Jammu and Kashmir Gujjars, similar Pashtun genes: study

HYDERABAD: In a recent study, the Center for diagnosis and DNA fingerprinting (CDFD) in the city found that the region's gujjars have a close affinity with the Pashtuns of Afghanistan and the Sindhis of Pakistan rather than with Ladakhis

Gujjars and Ladakhis are genetically distant from each other, he said. Gujjars had shown affinity with the nomadic groups of Afghanistan and Pakistan, as well as with the Sindhis of Pakistan. The researchers used multiple sets of DNA-based markers to conduct the studies.



The research was conducted by CDFD scientists: Nandineni Madhusudan Reddy, Mugdha Singh, Anujit Sarkar and Devinder Kumar.

The research work also revealed that the genetic diversity studies of Gujjars and Ladakhis had clearly established that both are genetically distant from each other and with other populations in India.

Due to its geographical location, Jammu and Kashmir and Ladakh are believed to have been corridors for the migration of ancient humans between the mainland of the Indian subcontinent and the rest of the world.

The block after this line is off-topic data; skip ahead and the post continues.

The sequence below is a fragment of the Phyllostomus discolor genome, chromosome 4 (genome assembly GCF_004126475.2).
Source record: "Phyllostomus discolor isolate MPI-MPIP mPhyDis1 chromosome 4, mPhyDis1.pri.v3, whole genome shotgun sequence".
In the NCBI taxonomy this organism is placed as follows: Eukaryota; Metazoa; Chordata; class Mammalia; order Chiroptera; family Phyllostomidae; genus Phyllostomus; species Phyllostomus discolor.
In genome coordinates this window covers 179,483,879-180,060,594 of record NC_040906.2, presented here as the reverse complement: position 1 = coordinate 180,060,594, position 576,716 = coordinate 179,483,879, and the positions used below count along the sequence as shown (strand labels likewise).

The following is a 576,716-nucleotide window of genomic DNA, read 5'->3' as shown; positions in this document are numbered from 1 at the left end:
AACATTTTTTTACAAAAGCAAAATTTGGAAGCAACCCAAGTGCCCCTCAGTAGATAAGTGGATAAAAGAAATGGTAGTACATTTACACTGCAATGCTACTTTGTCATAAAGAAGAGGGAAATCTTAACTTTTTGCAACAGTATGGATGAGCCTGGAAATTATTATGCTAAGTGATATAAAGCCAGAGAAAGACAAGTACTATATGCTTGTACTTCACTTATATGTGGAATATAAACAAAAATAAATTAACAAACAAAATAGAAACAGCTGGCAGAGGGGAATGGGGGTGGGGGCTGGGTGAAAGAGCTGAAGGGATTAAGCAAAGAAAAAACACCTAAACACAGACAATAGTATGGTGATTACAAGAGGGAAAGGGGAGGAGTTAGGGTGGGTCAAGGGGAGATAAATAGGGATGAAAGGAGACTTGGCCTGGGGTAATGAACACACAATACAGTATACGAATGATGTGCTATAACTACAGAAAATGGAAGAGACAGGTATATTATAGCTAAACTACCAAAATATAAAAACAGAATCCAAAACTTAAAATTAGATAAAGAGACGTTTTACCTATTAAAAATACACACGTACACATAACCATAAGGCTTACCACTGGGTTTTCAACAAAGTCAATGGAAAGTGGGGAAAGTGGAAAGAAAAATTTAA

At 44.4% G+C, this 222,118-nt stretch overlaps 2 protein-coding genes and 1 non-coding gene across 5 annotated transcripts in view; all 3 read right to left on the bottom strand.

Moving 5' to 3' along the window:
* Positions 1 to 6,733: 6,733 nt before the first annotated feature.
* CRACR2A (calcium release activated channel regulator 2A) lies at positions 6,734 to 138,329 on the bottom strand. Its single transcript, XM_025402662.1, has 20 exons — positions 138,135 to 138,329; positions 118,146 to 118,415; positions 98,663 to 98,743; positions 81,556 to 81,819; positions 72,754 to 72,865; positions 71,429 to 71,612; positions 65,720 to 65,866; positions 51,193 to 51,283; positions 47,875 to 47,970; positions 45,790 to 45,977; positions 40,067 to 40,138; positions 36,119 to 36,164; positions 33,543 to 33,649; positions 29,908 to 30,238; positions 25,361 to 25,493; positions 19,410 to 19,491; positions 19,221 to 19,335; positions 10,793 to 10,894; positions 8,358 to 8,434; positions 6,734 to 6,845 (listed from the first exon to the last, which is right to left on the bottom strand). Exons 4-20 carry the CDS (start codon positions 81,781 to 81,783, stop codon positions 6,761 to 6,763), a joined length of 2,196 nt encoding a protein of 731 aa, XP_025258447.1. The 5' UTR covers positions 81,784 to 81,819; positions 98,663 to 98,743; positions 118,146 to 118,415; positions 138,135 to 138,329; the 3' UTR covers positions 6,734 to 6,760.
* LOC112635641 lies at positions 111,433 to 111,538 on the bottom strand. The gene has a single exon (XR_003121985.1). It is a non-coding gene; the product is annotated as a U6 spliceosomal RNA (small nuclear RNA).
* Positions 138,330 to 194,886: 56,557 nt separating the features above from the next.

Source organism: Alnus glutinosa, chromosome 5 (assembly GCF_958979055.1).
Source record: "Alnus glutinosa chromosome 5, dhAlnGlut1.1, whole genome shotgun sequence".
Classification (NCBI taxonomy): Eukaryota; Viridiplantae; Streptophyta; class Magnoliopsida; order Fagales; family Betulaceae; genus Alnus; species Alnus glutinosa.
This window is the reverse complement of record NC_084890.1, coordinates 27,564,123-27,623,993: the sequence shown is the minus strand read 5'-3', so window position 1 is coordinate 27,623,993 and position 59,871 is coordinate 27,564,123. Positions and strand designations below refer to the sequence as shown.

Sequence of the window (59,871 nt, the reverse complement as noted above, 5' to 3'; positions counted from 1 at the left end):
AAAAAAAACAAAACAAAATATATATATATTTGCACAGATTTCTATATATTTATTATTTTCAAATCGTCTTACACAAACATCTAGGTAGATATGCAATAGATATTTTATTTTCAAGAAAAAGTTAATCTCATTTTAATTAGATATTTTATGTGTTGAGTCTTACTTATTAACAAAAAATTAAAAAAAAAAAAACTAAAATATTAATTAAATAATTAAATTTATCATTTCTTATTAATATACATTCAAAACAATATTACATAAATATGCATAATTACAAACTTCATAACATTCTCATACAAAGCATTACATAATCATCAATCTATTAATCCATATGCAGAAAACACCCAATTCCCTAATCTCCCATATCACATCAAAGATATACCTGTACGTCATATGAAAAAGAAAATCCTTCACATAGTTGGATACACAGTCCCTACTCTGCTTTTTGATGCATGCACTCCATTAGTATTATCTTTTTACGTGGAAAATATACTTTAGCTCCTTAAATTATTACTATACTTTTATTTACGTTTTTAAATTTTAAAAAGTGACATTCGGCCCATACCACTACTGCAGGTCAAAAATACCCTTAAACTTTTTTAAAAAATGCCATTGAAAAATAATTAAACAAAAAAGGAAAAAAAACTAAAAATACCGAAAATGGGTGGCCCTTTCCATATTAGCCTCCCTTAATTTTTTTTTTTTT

The researchers said that the genetic findings in the populations in the two territories of the Union were significant, anthropologically and demographically, as they may have shaped the diversity of the human population.

Interestingly, the & chromosomal analysis has shown a closer affinity of Gujjars with other nomadic populations of Pashtuns of the Baghlan and Kunduz provinces of Afghanistan and Pashtuns and Sindhis of Pakistan. The Gujjar also exhibited less genetic diversity compared to the Ladakhi population, the researchers said.

It was discovered that Ladakhis samples were closely associated with the Chinese (Uyghur and Han) and Nepalese (Magar) populations.

The researchers also said it was due to its geographical proximity and past demographic events.

The study was published in Nature, a multidisciplinary scientific journal.

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